in the space between each breath.
There the light will always find them,
clear before, no ghosts behind them,
cold eye cast on life, on death.

Past is past,
it’s just a story,
evening primrose,
morning glory.
What’s to come
is just a notion,
part still life
and part commotion.

On the way
we count each second,
minutes tallied,
hours reckoned.
gliding by;
each star numbered
in the sky.

Now’s the moment,
grain of sand,
countless falling
hand to hand.
Pinch in passing
every one
or watch them dwindle
down to none.



It was snowing hard that day in New York City,
drifting deep all the way down Amsterdam.
I stopped at EJ’s Diner along West 59th,
checking out of limbo, out of winter wonderland.

Davy Jones is crooning in the neon light.
Crazy Jane slips off her stool to dance the blues.
I’m seeking broken ghosts within the shadows that she throws.
Time, old man, I say, to shift your highway shoes.

Yellow cabs and police cars are spinning in their chains,
caught within the frozen river’s flow.
I navigate the canyons like a pilgrim in his time,
walking down from Riverside and a mile or three to go.

Dreams are made in fire and thoughts are made in ice.
We burned our dreams in Gramercy that night.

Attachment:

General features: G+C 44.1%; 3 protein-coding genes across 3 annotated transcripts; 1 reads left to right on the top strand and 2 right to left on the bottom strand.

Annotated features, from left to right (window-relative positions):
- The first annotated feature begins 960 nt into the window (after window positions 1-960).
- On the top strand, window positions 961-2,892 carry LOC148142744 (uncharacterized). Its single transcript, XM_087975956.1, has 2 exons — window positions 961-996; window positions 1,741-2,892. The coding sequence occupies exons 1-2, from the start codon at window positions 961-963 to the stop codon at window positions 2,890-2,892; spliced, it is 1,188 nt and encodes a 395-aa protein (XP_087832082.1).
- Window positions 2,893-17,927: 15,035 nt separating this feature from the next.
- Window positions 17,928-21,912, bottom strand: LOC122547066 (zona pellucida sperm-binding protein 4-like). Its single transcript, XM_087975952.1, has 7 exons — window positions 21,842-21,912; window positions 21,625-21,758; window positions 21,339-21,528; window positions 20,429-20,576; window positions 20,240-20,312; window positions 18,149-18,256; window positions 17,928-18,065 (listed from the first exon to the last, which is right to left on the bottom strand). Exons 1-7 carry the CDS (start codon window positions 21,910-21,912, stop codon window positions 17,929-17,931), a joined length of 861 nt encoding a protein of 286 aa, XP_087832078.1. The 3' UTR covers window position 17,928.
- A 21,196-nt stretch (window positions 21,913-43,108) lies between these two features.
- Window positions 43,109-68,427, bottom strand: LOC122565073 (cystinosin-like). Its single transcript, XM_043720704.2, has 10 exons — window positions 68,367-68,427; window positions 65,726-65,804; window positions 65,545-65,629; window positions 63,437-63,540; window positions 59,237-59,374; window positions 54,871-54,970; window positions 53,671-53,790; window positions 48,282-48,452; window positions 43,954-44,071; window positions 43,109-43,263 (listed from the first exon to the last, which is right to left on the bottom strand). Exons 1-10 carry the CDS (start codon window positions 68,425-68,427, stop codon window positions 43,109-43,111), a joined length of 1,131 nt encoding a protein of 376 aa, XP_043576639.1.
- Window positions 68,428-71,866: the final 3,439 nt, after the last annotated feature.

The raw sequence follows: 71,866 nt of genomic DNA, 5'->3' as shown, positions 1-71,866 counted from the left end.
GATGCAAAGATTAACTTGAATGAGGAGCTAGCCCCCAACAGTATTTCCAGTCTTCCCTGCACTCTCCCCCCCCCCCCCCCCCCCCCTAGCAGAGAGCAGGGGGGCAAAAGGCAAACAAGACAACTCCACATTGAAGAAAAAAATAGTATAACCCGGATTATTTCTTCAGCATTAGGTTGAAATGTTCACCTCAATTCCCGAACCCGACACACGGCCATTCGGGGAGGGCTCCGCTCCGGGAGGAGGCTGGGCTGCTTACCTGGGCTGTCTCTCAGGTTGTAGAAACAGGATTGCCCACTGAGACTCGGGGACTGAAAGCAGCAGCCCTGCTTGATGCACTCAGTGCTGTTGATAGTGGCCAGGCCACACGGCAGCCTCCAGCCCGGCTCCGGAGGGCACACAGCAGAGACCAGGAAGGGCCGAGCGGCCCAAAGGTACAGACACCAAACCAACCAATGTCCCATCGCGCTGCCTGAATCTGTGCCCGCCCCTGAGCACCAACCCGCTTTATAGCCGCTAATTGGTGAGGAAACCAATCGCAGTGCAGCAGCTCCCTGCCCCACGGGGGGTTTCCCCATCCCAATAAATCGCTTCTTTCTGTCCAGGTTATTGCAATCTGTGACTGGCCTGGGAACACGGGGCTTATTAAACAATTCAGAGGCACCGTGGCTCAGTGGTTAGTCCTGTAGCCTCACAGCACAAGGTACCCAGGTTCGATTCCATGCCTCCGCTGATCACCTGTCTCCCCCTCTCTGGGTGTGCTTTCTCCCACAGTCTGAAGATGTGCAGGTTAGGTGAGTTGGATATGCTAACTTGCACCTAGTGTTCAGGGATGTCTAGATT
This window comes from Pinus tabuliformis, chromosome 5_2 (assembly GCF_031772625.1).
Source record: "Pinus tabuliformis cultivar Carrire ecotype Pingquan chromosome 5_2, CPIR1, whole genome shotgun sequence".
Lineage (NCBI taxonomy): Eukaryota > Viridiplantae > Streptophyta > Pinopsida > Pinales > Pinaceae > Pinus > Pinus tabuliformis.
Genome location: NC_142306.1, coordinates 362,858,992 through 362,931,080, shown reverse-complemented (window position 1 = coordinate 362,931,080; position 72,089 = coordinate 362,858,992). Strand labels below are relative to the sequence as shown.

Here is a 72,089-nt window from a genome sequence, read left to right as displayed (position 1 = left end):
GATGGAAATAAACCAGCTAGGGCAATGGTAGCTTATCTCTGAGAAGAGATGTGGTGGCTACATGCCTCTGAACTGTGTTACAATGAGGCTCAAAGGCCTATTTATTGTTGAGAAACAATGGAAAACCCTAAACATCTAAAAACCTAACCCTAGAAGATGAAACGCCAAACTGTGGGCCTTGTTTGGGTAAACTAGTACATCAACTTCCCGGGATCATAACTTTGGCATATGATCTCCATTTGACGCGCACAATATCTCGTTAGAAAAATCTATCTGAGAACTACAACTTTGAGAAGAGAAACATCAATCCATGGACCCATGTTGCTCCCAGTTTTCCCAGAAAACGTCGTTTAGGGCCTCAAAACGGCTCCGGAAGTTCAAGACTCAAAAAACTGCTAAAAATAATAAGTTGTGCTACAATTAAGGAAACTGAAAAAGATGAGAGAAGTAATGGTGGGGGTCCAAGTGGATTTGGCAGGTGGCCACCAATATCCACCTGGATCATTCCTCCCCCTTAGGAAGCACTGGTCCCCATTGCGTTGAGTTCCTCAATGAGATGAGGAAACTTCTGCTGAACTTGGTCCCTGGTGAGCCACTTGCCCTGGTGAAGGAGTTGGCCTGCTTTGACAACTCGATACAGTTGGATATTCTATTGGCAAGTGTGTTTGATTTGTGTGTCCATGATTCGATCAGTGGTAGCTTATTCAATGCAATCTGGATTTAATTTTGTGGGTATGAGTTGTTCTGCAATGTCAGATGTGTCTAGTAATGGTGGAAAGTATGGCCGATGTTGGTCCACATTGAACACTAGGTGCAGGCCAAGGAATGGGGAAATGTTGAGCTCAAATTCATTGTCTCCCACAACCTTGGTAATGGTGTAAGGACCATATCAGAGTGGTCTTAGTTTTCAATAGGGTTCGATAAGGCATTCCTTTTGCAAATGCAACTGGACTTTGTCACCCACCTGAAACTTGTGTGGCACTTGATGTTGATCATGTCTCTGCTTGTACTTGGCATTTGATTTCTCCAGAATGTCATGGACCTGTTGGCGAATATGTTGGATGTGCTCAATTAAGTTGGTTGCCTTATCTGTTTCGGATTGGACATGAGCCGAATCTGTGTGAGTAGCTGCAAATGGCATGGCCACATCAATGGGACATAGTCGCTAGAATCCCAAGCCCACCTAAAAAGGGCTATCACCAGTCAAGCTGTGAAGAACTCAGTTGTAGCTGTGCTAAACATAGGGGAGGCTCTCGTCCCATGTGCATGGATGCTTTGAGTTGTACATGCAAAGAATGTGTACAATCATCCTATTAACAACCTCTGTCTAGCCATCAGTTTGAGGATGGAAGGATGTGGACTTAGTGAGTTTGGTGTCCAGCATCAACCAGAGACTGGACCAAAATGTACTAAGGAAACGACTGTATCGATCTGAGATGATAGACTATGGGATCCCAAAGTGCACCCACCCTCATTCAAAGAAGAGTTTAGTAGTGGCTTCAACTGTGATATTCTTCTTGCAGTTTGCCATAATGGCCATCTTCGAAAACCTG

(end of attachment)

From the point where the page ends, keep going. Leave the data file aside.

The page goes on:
Booth looked down and smiled, his hand upon his breast
and the snow came down between us and took away the light.

On East 11th I’m standing like a tracker out of trail,
but Biaggi’s slinging pizzas hand to hand,
and the lights above O’Halloran’s spell out ‘Home is in the heart’
and like St Paul, Damascus bound, I think I understand.

True love’s like a compass with its needle spinning free,
from magnetic north to east, to south, to west.
If your heart can be your lodestar and you let it spin its fill,
magnetic north is where the needle comes to rest.

Light spills out like honey on the sidewalk in the dark
and the door to Benny’s Bar-and-Grill swings open.
Lovers who were strangers are now lovers once again
and the song up on the jukebox is ‘The Circle is Unbroken’.

Too much of distance,
too long of time,
too many stations
from the old borderline.
Two drifting solo
like boats out at sea,
to the edge of forever,
from our same old used-to-be.




About Dick Jones